The Universe’s Gold Rush

What do cell phones, wedding rings and pharaohs’ treasures all have in common?

At first, it may not be easy to see a clear difference, considering they all relate to such vastly different topics. But in reality, all three of these items are made of heavy metals, which are the precious metals found on Earth. These include silver, gold and platinum, to name just a few. So all the atoms in the cell phone you may hold every day, or all the atoms in those precious wedding rings on people’s hands, were made from heavy metals.

But delving even deeper, where do these heavy metals come from? They definitely aren’t man-made, but how have they come to exist on Earth? This question has now been confirmed, after the collision of two neutron stars was detected in a galaxy 130 million light years away from Earth.

How It Was Detected

According to Richard D. Spencer, a reference librarian at NASA Headquarters, the detection of these two stars’ collision has been the first time anything like this has been seen.

Two degenerate stars, stars made up of non-interacting particles with pressure, in the galaxy NGC 4993 had been orbiting each other for billions of years, coming closer together as they circled one another. When they finally collided in October at a fraction of light’s speed, their impact sent 200 millions suns’ worth of energy into the universe in the form of gravitational waves, waves carrying energy through a gravitational field. 

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These gravitational waves swept across the universe, causing gravitational wave detectors in the United States’ LIGO observatory  and Europe’s Virgo observatory to sense the major event.

Spencer credits the discovery to advancements in technology, allowing scientists to observe the revolutionary event.

“This is an absolutely new discovery resulting from the breakthrough technology of LIGO (Laser Interferometer Gravitational-Wave Observatory),” Spencer said. “Initially, LIGO produced no results. But, after receiving several upgrades, the new “Advanced LIGO” went live in September 2015 and almost immediately (within minutes!) saw the waves produced by colliding black holes.”

The collision produced a pool of debris which expanded from the impact site and slowly cooled. What’s contained in this debris is the answer to our question of where heavy metals come from.

Heavy Metals on Earth

Not only does the debris contain radioactive waste products, but it also contains heavy metals such as gold and platinum. The debris forms a kind of cloud which expands, becoming the size of the solar system in about a day.

The heavy metals are initially formed by the merger releasing neutrons into surrounding space. These neutrons then mix in with other atoms, reacting to form the heavy metals. This heavy metal filled debris is shot into space. Over eons of time, the debris can come together and form new stars or settle around other planets, such as Earth.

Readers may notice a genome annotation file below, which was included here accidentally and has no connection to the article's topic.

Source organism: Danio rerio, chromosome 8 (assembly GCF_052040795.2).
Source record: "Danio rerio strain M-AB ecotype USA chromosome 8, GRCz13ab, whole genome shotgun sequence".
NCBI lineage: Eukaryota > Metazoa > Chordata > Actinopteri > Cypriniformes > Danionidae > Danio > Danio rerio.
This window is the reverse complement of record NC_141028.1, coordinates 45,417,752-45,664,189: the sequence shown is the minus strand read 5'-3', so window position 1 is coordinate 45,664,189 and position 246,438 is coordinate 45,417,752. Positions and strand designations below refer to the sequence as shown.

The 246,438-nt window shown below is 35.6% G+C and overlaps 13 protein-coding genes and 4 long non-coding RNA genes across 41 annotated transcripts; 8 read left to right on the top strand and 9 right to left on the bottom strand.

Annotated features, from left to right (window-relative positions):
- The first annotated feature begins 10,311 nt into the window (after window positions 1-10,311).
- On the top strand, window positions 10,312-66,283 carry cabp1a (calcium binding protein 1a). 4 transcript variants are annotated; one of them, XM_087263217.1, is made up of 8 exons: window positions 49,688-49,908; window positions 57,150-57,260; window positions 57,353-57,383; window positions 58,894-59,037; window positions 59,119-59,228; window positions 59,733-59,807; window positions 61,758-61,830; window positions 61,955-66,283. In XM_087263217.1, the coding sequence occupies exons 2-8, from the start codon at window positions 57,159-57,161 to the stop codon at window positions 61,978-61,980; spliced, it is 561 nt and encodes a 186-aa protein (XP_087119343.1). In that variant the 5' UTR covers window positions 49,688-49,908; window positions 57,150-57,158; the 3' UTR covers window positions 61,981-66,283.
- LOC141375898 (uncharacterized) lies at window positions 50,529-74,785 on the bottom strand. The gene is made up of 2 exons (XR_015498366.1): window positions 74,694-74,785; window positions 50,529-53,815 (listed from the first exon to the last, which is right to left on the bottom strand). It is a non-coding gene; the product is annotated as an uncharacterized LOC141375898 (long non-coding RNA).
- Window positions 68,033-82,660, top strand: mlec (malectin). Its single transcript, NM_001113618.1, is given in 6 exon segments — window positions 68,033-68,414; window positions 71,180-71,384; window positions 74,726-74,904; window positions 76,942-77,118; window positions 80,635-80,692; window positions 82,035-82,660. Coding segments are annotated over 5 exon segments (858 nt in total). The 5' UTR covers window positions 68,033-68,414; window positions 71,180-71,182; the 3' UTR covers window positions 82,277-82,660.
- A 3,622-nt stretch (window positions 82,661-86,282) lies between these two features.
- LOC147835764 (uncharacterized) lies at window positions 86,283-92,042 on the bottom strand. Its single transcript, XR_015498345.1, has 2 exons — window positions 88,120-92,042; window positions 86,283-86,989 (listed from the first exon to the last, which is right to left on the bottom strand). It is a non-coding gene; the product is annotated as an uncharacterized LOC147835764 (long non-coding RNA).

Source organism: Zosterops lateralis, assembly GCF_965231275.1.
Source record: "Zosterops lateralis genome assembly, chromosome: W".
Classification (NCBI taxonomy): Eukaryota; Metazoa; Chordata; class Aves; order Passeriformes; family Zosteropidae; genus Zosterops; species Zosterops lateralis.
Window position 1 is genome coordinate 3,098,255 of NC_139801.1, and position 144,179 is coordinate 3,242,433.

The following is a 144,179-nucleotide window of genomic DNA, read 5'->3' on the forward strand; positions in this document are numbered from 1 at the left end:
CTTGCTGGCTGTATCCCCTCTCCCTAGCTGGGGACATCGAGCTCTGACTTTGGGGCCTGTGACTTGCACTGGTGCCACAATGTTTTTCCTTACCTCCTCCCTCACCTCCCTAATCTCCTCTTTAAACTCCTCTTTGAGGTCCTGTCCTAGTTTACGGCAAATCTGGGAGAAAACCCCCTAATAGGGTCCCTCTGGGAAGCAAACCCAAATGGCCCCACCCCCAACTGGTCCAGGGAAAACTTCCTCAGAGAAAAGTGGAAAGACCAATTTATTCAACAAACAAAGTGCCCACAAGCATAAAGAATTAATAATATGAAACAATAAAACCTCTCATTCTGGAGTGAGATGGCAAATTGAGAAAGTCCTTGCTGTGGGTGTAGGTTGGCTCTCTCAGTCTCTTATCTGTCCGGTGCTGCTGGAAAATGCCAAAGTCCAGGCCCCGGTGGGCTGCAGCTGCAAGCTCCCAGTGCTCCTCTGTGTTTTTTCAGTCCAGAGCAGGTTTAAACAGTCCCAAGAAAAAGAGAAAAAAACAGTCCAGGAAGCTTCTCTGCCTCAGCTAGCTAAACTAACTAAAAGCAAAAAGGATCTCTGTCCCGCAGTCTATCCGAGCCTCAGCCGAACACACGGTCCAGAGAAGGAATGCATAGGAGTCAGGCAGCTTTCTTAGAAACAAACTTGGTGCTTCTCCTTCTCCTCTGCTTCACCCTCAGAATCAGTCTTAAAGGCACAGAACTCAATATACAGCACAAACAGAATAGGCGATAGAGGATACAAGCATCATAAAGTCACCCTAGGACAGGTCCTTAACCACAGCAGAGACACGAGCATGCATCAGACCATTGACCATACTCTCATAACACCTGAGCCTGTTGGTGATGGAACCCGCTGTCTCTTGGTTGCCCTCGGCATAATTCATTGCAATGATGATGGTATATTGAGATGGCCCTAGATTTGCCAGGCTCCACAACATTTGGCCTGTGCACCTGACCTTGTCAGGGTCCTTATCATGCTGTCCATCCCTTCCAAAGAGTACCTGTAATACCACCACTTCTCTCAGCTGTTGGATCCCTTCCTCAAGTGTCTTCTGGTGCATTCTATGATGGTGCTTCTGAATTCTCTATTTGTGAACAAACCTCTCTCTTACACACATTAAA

Chemistry teacher Kavita Gupta believes this discovery is a major breakthrough in both the fields of chemistry and astronomy.

“This kind of event is really the evidence for what we’ve so long believed and that is why everybody is so excited,” Gupta said. “I hope our students can see the connection between chemistry and astronomy and space science and these are not different things. They are all interconnected. What we know in one comes from the evidence of another.”

Gupta’s explanation for how this event is evidence of a long believed theory is exactly what has attracted attention from space scientists all around the world. What has so long been  believed has finally been proved: the origins of heavy metals on Earth.

Next Steps

The spectacular merger of these two neutron stars most likely created a black hole. This was detected by NASA’s Fermi Ray Gamma Telescope which picked up gamma ray bursts, signaling the probable birth of a black hole.

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Black holes are the glamor boys of astrophysics – they’re the ones Hollywood makes movies about and the ones that almost every kid who writes to me finds so fascinating.” Spencer said. “And yet, neutron stars produce much of the heavier elements in the Universe and the discovery of gravitational waves produces (as most good science does) more questions than it answers.”

This event is sparking a new interest in space enthusiasts around the world, and people are hopeful of new technological advancements which could possibly allow us to observe similar cosmic events more often. Spencer agrees with this idea of technological advancement in the near future opening new opportunities for discoveries.

“Albert Einstein believed that science could never detect and measure gravitational waves. And yet, we now have several detectors online and more arriving soon. And eventually, the European Space Agency lead LISA (Laser Interferometer Space Antenna) will put a wave detector in space,” Spencer said. “This is an absolutely revolutionary field of astronomy and the scientists in the field are ecstatic.”